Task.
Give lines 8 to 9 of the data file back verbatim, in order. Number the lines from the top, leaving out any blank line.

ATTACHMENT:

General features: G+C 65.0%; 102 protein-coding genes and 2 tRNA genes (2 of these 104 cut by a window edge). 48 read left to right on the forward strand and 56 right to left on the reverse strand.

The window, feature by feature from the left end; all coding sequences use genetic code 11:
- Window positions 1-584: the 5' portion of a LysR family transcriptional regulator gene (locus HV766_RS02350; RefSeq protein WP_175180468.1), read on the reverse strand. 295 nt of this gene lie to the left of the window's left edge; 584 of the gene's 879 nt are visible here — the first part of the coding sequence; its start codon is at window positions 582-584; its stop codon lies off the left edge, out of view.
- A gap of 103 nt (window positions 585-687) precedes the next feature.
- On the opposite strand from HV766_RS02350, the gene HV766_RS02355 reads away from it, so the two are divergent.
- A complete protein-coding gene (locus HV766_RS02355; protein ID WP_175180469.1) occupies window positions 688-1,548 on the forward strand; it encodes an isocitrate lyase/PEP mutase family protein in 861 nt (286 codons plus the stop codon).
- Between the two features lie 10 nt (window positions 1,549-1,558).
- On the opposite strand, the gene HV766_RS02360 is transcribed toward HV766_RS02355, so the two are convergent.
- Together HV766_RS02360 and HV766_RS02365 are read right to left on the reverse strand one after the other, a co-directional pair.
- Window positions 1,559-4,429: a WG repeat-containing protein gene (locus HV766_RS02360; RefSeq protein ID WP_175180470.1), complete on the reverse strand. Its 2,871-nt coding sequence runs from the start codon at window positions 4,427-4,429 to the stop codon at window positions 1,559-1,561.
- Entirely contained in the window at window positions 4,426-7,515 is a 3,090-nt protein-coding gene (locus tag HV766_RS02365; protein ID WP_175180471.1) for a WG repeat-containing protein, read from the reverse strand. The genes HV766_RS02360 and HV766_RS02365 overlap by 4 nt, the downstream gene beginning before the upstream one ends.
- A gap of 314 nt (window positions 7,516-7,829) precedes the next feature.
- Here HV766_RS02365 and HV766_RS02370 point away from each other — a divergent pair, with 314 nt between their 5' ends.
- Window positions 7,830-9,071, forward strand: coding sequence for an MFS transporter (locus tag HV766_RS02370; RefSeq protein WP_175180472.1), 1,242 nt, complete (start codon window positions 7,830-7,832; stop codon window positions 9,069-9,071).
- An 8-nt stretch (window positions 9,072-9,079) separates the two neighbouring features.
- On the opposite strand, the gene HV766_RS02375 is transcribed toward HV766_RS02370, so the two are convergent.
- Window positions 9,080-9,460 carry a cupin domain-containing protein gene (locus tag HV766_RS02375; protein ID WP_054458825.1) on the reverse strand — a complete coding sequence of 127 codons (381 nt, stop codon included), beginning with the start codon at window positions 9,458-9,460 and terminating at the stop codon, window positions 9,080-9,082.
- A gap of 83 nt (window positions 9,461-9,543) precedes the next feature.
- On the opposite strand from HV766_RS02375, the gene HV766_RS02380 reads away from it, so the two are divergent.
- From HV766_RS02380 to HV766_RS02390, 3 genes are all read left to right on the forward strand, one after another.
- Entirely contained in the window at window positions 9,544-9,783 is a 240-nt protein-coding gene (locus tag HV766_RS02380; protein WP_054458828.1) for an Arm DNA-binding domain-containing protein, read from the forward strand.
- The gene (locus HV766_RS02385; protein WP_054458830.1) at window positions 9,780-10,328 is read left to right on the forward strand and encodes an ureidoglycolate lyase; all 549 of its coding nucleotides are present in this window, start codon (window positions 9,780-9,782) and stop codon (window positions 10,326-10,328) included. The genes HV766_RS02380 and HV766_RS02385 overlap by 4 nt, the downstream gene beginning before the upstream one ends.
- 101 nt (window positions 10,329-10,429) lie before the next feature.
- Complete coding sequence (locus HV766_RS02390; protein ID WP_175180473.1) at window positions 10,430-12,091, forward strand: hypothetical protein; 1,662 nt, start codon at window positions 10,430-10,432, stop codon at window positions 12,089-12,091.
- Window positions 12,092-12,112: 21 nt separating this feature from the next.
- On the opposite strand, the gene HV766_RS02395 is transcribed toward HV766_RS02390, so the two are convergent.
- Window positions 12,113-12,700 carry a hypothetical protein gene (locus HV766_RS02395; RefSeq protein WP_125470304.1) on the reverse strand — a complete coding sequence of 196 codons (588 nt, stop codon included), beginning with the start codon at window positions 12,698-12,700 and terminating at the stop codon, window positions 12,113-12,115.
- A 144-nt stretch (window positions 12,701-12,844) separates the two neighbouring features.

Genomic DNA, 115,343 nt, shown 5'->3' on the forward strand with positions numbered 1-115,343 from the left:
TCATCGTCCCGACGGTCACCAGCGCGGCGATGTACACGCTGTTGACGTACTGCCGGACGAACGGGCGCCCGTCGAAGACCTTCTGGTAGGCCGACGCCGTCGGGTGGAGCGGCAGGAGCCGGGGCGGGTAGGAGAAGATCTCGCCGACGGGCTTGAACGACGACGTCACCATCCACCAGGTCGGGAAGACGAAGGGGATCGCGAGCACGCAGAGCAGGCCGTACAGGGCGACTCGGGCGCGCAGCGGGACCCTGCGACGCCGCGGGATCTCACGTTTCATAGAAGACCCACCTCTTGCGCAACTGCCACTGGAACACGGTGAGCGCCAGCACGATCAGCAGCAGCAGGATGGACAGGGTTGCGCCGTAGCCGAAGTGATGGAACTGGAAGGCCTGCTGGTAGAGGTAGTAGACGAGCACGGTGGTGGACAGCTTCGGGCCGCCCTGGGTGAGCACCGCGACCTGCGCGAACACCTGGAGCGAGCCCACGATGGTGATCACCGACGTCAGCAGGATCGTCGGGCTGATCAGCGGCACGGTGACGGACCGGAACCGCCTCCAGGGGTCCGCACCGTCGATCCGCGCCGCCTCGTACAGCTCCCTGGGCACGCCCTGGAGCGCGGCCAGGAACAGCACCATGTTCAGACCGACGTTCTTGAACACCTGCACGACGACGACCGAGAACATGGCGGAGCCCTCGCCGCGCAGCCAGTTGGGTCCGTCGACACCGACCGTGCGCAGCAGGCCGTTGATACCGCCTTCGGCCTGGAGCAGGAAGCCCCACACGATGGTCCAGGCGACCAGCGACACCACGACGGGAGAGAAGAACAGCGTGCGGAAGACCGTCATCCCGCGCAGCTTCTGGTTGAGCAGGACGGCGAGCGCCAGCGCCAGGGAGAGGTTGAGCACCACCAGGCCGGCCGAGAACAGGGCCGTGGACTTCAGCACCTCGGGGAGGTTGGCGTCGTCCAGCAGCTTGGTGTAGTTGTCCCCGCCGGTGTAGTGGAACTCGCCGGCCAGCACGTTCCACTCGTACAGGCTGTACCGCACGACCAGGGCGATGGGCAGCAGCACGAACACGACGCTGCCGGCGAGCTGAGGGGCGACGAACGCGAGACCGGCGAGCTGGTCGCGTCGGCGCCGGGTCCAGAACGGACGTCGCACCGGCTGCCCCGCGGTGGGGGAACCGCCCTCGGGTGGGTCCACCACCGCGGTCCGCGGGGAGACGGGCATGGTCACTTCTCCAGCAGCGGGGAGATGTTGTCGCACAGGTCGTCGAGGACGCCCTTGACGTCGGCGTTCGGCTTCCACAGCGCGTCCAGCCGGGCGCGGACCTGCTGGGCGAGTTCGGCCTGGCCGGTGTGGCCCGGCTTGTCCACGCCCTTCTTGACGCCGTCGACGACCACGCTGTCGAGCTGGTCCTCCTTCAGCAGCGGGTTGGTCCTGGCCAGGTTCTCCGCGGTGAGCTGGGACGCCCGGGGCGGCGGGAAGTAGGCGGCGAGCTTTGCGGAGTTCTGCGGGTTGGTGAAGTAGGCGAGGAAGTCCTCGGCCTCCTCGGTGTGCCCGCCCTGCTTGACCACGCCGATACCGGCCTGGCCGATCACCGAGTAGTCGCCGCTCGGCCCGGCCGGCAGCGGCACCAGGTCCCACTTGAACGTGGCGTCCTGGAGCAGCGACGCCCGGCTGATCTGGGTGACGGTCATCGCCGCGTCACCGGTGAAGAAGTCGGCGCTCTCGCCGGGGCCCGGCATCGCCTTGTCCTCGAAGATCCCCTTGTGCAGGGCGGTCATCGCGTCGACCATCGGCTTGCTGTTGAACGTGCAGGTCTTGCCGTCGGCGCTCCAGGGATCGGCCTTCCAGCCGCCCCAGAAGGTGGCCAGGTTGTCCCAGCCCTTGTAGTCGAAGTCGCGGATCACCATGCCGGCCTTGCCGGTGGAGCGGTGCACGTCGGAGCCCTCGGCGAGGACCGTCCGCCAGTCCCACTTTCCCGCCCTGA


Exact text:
- On the opposite strand, the gene HV766_RS02360 is transcribed toward HV766_RS02355, so the two are convergent.
- Together HV766_RS02360 and HV766_RS02365 are read right to left on the reverse strand one after the other, a co-directional pair.